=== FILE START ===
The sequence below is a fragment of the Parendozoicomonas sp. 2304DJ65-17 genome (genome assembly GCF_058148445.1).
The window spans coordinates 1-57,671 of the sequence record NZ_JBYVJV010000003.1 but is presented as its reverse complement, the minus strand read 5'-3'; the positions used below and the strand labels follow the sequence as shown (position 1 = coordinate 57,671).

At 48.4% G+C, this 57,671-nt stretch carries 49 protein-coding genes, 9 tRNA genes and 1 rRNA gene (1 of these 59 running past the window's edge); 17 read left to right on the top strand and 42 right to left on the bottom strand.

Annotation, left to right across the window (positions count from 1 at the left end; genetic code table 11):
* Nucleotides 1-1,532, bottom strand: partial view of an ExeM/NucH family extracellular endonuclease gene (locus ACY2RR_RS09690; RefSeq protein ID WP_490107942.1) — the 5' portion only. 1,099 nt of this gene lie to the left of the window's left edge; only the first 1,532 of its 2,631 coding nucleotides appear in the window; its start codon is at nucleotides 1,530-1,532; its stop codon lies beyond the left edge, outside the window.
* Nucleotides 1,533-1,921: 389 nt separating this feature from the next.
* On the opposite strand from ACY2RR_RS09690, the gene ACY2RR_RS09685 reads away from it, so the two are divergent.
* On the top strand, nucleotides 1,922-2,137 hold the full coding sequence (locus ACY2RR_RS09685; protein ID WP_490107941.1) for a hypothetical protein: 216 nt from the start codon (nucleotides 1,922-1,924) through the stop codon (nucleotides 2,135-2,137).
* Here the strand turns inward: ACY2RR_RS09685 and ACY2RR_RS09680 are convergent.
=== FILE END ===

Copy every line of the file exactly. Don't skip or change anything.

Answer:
The sequence below is a fragment of the Parendozoicomonas sp. 2304DJ65-17 genome (genome assembly GCF_058148445.1).
The window spans coordinates 1-57,671 of the sequence record NZ_JBYVJV010000003.1 but is presented as its reverse complement, the minus strand read 5'-3'; the positions used below and the strand labels follow the sequence as shown (position 1 = coordinate 57,671).

At 48.4% G+C, this 57,671-nt stretch carries 49 protein-coding genes, 9 tRNA genes and 1 rRNA gene (1 of these 59 running past the window's edge); 17 read left to right on the top strand and 42 right to left on the bottom strand.

Annotation, left to right across the window (positions count from 1 at the left end; genetic code table 11):
* Nucleotides 1-1,532, bottom strand: partial view of an ExeM/NucH family extracellular endonuclease gene (locus ACY2RR_RS09690; RefSeq protein ID WP_490107942.1) — the 5' portion only. 1,099 nt of this gene lie to the left of the window's left edge; only the first 1,532 of its 2,631 coding nucleotides appear in the window; its start codon is at nucleotides 1,530-1,532; its stop codon lies beyond the left edge, outside the window.
* Nucleotides 1,533-1,921: 389 nt separating this feature from the next.
* On the opposite strand from ACY2RR_RS09690, the gene ACY2RR_RS09685 reads away from it, so the two are divergent.
* On the top strand, nucleotides 1,922-2,137 hold the full coding sequence (locus ACY2RR_RS09685; protein ID WP_490107941.1) for a hypothetical protein: 216 nt from the start codon (nucleotides 1,922-1,924) through the stop codon (nucleotides 2,135-2,137).
* Here the strand turns inward: ACY2RR_RS09685 and ACY2RR_RS09680 are convergent.